The script in Example 5-5 uses the querying techniques discussed in Chapter 4. This example differs from the others in several ways:

  • It expects input of a wine region to be provided through the HTTP attribute regionName.

  • The automatically initialized variable $regionName is untainted with the clean( ) function we discussed in the last section.

  • The value of the variable $regionName is used in querying.

The script uses the five-step process described in Chapter 4 to provide the following functionality:

  1. Connect to the MySQL DBMS. The variable $hostName is set in db.inc along with the username $username and password $password. The code then selects the database name set in db.inc.

  2. Build an SQL query, $query, to find wine and winery information for the region entered by the user through the <form> in Example 5-1.

    The variable $regionName is used to construct a query on the winestore database, making the query dependent on the user input and, therefore, a user-driven query. This works as follows: if the user enters a regionName into the <form>, an additional AND clause is added to the query that restricts the r.region_name to be equal to the user-supplied region name. For example, if the user enters Margaret River, the clause:

    AND r.region_name = "Margaret River"

    is added to the query.

    If the $regionName is All, no restriction on region is made, and the query retrieves wines for all regions.

  3. The function displayWinesList( ) is then called to run the query.

  4. displayWinesList( ) produces a <table> with headings, processes the result set and produces <table> rows, and finishes the </table> with a message indicating how many records are present in the table. This is similar functionality to the scripts discussed in Chapter 4.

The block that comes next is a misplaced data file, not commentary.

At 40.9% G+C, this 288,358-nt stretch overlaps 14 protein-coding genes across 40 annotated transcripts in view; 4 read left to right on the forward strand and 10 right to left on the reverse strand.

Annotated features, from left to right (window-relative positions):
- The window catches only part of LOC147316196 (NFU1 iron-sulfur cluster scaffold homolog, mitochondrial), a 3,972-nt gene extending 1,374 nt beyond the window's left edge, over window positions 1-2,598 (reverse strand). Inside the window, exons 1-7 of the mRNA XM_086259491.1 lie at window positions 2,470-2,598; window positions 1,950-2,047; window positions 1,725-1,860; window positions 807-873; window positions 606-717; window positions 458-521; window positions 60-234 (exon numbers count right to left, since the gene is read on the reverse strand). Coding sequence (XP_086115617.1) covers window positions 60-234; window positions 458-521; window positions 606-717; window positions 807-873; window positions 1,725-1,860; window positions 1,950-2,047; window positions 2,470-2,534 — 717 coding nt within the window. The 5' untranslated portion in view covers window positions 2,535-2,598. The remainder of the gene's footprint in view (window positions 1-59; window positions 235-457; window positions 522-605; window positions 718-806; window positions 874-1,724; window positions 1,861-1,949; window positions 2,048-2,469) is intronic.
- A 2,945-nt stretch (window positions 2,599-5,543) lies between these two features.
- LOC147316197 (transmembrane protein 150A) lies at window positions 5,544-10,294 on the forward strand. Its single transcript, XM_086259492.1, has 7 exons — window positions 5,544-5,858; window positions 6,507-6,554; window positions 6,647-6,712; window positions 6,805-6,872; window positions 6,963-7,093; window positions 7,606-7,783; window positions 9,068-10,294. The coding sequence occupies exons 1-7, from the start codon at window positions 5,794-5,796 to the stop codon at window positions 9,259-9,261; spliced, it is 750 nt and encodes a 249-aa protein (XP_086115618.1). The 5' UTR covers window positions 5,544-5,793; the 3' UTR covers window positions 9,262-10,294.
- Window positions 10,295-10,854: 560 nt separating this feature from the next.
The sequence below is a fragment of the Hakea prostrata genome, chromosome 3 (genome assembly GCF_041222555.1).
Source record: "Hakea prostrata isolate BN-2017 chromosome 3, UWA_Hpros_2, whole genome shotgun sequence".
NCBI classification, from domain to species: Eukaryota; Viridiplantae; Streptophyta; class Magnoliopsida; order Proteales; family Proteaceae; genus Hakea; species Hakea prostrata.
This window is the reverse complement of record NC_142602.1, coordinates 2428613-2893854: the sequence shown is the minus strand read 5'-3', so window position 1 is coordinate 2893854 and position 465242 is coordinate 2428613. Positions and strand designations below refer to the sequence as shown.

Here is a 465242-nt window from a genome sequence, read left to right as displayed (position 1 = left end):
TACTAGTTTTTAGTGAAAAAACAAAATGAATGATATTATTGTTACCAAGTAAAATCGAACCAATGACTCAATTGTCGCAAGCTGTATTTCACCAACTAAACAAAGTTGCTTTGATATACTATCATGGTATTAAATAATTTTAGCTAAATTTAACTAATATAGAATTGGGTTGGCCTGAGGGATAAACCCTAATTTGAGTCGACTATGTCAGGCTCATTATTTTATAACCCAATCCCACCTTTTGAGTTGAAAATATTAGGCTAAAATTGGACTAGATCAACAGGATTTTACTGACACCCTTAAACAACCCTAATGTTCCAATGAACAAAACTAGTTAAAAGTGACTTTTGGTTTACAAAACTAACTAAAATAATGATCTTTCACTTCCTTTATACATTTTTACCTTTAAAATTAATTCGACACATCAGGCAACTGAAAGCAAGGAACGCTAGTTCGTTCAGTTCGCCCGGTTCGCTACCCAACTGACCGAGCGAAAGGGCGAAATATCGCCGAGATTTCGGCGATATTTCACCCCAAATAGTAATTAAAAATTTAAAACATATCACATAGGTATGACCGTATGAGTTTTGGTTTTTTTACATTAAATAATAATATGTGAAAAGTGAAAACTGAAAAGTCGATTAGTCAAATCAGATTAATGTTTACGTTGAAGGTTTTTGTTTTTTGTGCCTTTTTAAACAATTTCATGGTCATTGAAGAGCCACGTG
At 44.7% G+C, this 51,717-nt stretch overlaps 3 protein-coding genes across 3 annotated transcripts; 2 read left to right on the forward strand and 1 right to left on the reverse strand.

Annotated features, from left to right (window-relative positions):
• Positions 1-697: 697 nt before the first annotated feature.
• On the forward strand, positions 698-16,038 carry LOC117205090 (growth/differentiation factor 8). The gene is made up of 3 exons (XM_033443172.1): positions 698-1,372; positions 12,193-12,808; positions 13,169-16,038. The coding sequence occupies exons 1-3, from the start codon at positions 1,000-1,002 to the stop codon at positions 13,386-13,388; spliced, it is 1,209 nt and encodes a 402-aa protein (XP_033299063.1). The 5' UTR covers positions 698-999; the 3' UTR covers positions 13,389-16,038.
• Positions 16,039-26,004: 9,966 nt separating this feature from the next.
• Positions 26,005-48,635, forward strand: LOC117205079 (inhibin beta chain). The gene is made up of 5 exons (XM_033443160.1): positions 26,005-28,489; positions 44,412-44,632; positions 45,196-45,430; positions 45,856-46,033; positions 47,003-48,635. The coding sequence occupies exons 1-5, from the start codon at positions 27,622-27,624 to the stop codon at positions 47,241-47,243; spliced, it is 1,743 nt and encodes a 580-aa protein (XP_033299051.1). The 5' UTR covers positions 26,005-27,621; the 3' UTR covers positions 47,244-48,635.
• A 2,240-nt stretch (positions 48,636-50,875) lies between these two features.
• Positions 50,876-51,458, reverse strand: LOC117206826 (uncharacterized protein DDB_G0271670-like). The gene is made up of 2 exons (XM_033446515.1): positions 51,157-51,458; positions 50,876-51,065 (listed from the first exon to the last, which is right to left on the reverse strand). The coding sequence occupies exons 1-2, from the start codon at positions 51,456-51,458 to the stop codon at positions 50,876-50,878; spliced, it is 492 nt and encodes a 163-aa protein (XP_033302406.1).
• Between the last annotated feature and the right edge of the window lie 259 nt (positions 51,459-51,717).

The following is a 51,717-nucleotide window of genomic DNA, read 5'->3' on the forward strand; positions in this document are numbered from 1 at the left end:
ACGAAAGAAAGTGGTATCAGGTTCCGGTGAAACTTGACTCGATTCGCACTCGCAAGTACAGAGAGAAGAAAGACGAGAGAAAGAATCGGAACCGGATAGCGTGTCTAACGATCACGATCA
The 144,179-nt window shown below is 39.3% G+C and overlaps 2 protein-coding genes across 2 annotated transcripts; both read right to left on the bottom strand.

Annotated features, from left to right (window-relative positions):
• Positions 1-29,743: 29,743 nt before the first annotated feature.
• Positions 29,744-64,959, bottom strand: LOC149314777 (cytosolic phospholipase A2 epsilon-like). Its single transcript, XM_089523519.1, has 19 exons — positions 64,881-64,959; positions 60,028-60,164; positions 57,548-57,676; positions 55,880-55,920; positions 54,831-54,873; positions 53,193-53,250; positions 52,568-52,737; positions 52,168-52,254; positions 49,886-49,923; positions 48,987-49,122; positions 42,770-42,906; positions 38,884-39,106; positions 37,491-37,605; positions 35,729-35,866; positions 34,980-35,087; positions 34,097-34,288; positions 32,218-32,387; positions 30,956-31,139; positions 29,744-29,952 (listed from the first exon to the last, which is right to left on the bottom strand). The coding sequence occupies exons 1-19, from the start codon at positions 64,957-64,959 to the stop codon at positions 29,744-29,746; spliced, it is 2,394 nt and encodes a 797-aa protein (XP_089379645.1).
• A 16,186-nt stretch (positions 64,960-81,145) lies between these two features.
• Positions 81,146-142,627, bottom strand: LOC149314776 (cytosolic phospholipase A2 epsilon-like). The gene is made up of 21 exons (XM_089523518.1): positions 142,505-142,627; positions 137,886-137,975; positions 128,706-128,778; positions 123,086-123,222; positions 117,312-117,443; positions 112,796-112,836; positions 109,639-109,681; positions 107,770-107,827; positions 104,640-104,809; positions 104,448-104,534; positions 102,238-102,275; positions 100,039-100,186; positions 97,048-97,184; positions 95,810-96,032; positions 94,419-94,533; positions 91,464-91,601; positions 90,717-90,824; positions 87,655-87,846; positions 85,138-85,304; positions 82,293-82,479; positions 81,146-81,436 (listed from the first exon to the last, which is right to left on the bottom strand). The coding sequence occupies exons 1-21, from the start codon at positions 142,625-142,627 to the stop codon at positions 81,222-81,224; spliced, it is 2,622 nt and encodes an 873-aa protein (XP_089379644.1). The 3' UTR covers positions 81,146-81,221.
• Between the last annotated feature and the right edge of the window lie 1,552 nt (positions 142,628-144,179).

Other than the processing of the user parameter and the handling of the All regions option, no significant new functionality is introduced in allowing the user to drive the query process in this example. We improve the processing and develop more modular code in the next section.

5.2.1. Combined Scripts

The approach described in the last section separates the HTML <form> and the PHP processing script into two files. It is more common to implement both in the same script where the code can produce a <form> or run a query, depending if user parameters are supplied. If the script is called with no parameters, the script produces a <form> for user input and, if it is called with input from the <form>, it runs the query. This is called a combined script.

For wine searching, a combined script is implemented by replacing the main section of Example 5-5 with the code fragment shown in Example 5-6. The difference between the two scripts is that Example 5-6 has the structure:

// Has the user provided the parameter?
if (empty($regionName))
{
 // Yes, produce the HTML <form> to collect a regionName
} else
{
 // No, run the query for wines in the region $regionName
}

With this structure, when the variable $regionName is empty—that is, the user has not yet entered anything—the user <form> is produced. When a value has been entered, the query is run and the results are output. Example 5-6 shows you how to replace the main section of the code from Example 5-5 with the <form> from Example 5-2. With this modification, only one file is required to produce the user form and then process the query output.

Example 5-6. A combined <form> and processing script to display wineries in a region

<!DOCTYPE HTML PUBLIC
               "-//W3C//DTD HTML 4.0 Transitional//EN"
               "http://www.w3.org/TR/html4/loose.dtd">